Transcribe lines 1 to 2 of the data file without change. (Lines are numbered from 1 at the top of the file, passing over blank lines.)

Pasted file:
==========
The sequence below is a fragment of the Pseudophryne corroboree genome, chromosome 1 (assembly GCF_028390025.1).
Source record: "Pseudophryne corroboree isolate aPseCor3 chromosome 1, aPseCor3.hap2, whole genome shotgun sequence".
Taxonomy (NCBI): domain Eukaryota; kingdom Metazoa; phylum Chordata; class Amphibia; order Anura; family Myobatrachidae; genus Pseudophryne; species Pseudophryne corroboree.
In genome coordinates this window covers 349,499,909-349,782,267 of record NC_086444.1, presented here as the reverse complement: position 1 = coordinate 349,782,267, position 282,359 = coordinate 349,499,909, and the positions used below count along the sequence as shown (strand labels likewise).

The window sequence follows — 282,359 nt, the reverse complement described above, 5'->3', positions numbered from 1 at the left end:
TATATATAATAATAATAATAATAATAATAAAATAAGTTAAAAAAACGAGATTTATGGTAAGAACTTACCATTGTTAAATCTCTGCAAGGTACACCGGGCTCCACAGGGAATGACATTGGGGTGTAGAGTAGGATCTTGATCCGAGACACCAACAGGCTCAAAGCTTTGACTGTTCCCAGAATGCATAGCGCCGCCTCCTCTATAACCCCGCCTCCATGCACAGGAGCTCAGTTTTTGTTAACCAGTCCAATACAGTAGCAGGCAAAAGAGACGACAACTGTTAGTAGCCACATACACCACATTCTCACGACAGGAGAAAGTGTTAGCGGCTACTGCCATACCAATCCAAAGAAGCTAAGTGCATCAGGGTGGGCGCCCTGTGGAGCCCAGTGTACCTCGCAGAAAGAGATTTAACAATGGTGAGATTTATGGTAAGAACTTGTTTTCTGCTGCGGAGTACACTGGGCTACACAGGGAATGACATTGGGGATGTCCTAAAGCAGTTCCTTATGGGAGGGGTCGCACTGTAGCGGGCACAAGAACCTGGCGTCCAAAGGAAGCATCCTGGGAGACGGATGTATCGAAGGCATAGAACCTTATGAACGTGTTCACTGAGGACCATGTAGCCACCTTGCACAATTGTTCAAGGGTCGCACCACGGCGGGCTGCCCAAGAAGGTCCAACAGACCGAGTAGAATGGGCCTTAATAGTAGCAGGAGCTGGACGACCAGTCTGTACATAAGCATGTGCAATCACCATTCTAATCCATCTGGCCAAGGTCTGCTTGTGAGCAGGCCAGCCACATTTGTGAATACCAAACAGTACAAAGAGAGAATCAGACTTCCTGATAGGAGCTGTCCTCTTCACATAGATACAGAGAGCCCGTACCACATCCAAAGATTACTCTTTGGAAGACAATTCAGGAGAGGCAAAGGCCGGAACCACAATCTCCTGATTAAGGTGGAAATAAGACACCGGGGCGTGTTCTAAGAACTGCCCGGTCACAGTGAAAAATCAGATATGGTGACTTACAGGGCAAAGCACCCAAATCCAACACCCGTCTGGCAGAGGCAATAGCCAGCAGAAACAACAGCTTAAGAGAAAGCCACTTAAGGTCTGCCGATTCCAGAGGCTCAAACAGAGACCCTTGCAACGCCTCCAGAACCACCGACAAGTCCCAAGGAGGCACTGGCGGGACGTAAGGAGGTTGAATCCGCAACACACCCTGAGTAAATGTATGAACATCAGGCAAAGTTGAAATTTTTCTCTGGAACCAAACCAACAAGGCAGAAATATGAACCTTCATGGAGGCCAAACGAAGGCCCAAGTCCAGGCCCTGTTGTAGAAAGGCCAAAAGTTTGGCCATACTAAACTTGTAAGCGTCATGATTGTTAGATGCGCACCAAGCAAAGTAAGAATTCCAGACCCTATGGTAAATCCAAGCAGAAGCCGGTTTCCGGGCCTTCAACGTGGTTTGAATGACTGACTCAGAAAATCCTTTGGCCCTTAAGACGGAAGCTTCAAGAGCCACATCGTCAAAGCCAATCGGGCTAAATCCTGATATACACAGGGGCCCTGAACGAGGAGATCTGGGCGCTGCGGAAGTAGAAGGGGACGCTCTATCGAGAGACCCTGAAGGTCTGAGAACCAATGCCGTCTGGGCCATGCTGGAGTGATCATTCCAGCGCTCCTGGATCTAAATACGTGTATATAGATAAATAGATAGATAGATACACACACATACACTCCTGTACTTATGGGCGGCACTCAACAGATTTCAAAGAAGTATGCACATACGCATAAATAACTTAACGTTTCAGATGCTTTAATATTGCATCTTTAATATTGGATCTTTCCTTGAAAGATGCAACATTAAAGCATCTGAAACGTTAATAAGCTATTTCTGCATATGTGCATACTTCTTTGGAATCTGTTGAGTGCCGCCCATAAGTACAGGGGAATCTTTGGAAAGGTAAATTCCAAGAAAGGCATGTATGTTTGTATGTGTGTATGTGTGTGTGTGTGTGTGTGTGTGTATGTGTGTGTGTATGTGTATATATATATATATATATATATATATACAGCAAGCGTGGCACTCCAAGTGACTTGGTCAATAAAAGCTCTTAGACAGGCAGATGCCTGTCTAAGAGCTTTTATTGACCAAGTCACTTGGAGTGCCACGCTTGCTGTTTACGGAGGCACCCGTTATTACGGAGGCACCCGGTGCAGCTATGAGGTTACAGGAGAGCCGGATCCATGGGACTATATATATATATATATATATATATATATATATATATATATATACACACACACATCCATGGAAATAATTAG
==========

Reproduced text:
The sequence below is a fragment of the Pseudophryne corroboree genome, chromosome 1 (assembly GCF_028390025.1).
Source record: "Pseudophryne corroboree isolate aPseCor3 chromosome 1, aPseCor3.hap2, whole genome shotgun sequence".